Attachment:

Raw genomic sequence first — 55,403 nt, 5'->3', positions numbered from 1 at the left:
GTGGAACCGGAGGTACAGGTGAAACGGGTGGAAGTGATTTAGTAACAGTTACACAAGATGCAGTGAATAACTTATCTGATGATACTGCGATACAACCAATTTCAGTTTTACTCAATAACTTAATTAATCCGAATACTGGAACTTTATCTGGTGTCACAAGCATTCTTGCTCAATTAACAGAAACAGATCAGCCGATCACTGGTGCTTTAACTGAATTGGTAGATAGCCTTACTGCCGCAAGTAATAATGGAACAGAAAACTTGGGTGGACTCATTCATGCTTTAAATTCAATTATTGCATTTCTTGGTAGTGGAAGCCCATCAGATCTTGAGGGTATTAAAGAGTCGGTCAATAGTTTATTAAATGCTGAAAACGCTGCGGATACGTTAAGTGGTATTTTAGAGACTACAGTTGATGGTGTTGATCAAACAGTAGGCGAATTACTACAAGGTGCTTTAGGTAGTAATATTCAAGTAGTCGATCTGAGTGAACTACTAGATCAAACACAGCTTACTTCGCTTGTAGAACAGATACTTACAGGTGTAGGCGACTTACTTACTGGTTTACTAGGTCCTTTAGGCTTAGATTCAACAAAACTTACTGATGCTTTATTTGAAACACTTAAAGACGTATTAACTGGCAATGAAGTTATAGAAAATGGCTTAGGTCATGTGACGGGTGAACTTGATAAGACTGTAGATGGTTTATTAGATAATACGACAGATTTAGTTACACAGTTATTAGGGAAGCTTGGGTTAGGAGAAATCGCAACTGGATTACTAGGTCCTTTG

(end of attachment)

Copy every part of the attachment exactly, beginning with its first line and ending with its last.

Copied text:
Raw genomic sequence first — 55,403 nt, 5'->3', positions numbered from 1 at the left:
GTGGAACCGGAGGTACAGGTGAAACGGGTGGAAGTGATTTAGTAACAGTTACACAAGATGCAGTGAATAACTTATCTGATGATACTGCGATACAACCAATTTCAGTTTTACTCAATAACTTAATTAATCCGAATACTGGAACTTTATCTGGTGTCACAAGCATTCTTGCTCAATTAACAGAAACAGATCAGCCGATCACTGGTGCTTTAACTGAATTGGTAGATAGCCTTACTGCCGCAAGTAATAATGGAACAGAAAACTTGGGTGGACTCATTCATGCTTTAAATTCAATTATTGCATTTCTTGGTAGTGGAAGCCCATCAGATCTTGAGGGTATTAAAGAGTCGGTCAATAGTTTATTAAATGCTGAAAACGCTGCGGATACGTTAAGTGGTATTTTAGAGACTACAGTTGATGGTGTTGATCAAACAGTAGGCGAATTACTACAAGGTGCTTTAGGTAGTAATATTCAAGTAGTCGATCTGAGTGAACTACTAGATCAAACACAGCTTACTTCGCTTGTAGAACAGATACTTACAGGTGTAGGCGACTTACTTACTGGTTTACTAGGTCCTTTAGGCTTAGATTCAACAAAACTTACTGATGCTTTATTTGAAACACTTAAAGACGTATTAACTGGCAATGAAGTTATAGAAAATGGCTTAGGTCATGTGACGGGTGAACTTGATAAGACTGTAGATGGTTTATTAGATAATACGACAGATTTAGTTACACAGTTATTAGGGAAGCTTGGGTTAGGAGAAATCGCAACTGGATTACTAGGTCCTTTG